In addition to lacking standardized policies for how its scientists should conduct their CEQA reviews, the department also offers only limited training on the subject. According to the conservation branch chief, the department’s basic CEQA training course largely focuses on the laws and concepts of CEQA and the stages of review; it does not describe how to complete a review. He further stated that no policy or legal obligation exists for staff training in CEQA and that the trainings the department offers are not mandatory. When viewed together, the department’s lack of guidance on CEQA activities and the absence of consistent, robust training for its scientists means that no common standard exists by which the department’s staff review and comment on CEQA documents, both departmentwide and within each region. The lack of a common standard for review increases the risk that staff will apply different standards when determining what environmental issues or mitigating strategies the documents ought to include. The conservation branch chief stated that he supports developing more robust training for scientists.

Finally, neither the department nor its regional offices have policies to describe how staff should enter data into the department’s project tracking database. In our review, we found inconsistencies in the quality of the data across regions. The department admits that its data are incomplete and that the regional offices are inconsistent in how they use the database. The conservation branch chief stated that the department has not created policies or procedures regarding data entry into the project tracking database because the conservation branch does not have the authority to set such policy. He stated that the department’s chief deputy director would need to establish such a policy because the regional directors report directly to that position. According to the conservation branch chief, past chief deputy directors have not established a policy for database entry. Nevertheless, this database is the only source of data the department has on its CEQA review activities, and the department uses it to report its activities to the Legislature. Therefore, it is important for the department to ensure the information it enters into the database or into any future database it adopts is accurate and consistent across regions. The current chief deputy director expressed interest in creating a statewide data entry policy.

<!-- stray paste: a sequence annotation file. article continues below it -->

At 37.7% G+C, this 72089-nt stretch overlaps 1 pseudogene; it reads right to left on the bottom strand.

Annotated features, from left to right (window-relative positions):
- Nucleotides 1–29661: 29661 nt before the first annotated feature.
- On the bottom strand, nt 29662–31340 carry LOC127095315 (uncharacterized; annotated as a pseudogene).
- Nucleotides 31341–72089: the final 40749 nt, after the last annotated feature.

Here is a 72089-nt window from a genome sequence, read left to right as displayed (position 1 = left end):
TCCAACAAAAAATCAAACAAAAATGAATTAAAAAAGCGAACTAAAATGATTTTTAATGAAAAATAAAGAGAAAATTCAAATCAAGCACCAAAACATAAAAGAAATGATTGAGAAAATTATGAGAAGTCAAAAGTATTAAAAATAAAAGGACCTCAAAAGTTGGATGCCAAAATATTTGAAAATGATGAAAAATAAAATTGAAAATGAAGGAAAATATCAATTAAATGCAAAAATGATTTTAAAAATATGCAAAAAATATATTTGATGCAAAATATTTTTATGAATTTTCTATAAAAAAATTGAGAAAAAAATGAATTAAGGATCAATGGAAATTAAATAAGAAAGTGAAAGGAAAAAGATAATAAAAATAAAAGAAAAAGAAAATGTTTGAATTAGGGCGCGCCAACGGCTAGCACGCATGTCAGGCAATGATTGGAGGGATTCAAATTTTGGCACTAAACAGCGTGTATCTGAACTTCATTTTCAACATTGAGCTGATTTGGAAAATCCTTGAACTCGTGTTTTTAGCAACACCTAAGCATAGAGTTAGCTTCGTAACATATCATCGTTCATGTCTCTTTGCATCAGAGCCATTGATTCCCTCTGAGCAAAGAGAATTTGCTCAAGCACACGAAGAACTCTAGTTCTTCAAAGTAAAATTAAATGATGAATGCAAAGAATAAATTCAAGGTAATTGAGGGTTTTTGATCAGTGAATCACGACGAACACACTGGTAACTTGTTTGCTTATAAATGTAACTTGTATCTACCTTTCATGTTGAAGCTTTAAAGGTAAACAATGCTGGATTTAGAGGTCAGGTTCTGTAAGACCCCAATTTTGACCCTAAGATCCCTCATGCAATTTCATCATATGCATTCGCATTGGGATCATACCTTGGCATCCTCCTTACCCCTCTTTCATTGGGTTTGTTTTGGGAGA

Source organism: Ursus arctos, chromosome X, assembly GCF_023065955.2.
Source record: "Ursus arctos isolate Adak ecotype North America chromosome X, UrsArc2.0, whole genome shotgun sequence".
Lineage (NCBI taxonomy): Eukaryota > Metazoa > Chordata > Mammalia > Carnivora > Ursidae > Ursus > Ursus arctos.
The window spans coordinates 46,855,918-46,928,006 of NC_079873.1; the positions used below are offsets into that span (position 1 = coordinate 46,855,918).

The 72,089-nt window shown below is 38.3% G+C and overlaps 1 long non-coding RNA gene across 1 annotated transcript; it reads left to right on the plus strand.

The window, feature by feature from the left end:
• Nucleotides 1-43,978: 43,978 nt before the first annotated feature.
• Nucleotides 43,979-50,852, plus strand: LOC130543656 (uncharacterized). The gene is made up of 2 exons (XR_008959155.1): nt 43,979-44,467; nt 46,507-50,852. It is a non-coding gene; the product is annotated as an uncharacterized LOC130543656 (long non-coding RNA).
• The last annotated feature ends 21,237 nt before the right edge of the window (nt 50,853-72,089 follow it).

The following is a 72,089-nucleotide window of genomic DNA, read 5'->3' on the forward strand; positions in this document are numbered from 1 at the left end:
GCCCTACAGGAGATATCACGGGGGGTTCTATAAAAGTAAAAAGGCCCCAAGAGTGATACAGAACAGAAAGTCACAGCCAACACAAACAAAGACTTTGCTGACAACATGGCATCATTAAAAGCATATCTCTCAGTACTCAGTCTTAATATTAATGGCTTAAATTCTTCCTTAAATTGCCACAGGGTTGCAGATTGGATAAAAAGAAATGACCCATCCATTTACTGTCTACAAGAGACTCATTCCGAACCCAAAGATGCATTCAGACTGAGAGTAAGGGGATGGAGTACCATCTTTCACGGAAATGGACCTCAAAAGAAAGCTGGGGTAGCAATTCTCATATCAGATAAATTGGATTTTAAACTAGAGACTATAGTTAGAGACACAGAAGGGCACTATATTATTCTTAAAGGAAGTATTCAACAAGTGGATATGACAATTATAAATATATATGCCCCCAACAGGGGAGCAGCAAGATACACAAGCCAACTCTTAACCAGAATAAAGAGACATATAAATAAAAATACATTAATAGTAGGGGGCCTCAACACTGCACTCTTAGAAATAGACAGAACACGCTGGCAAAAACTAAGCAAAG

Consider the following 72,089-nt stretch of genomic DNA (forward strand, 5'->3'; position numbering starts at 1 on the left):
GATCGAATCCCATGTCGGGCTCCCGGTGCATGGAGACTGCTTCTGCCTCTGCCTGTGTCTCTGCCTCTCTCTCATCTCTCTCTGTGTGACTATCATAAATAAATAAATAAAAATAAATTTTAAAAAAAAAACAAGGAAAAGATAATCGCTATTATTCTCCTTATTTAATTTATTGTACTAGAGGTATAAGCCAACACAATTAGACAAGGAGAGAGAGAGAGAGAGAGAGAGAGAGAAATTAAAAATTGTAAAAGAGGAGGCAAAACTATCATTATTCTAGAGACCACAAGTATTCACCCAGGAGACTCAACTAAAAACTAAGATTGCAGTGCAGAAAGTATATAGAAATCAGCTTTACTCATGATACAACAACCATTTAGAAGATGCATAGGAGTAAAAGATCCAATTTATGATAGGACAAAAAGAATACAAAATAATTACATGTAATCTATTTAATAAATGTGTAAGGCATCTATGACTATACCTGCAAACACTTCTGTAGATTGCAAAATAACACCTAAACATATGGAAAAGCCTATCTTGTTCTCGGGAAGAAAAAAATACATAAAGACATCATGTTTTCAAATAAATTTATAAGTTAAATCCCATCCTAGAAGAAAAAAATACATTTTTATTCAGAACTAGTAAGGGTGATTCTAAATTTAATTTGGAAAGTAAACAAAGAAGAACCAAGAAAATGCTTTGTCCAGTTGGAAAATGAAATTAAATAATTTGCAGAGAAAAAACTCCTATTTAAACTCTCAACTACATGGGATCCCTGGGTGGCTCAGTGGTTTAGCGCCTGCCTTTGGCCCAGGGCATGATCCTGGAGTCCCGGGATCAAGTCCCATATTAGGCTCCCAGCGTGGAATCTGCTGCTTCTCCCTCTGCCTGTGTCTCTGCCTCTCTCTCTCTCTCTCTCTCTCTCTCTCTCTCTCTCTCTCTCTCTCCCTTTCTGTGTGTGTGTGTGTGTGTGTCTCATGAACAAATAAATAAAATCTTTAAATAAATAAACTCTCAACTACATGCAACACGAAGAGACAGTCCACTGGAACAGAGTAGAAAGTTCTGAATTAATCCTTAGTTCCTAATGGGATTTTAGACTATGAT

To ensure that it consistently prioritizes and reviews projects with potentially significant impacts on the environment, the department should do the following:

To ensure regional staff enter data into the project tracking database accurately and consistently, the department should, by December 2019, develop, implement, and provide training on departmentwide written policies and procedures that outline the requirements and process for entering data related to CEQA review into the department’s project tracking database.

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The Department Has Not Used All Available Funding to Fulfill Its CEQA Requirements

Key Points

The Department Has Not Spent All of the CEQA Fee Revenue It Received Each Year on CEQA Activities

The department has not spent all of the revenue it received from CEQA filing fees on CEQA review. State law requires the department to impose and collect a filing fee to defray the costs of protecting fish and wildlife resources through CEQA. A project applicant pays the fee after the department’s review period for the draft CEQA document, upon the lead agency’s submission of the notice of determination. The department’s filing fees in 2019 are $2,350 for a negative or mitigated negative declaration and $3,270 for an environmental impact report. State law requires the department to adjust the fees each year to account for inflation and restricts the use of CEQA filing fee revenue to funding only CEQA-related activities.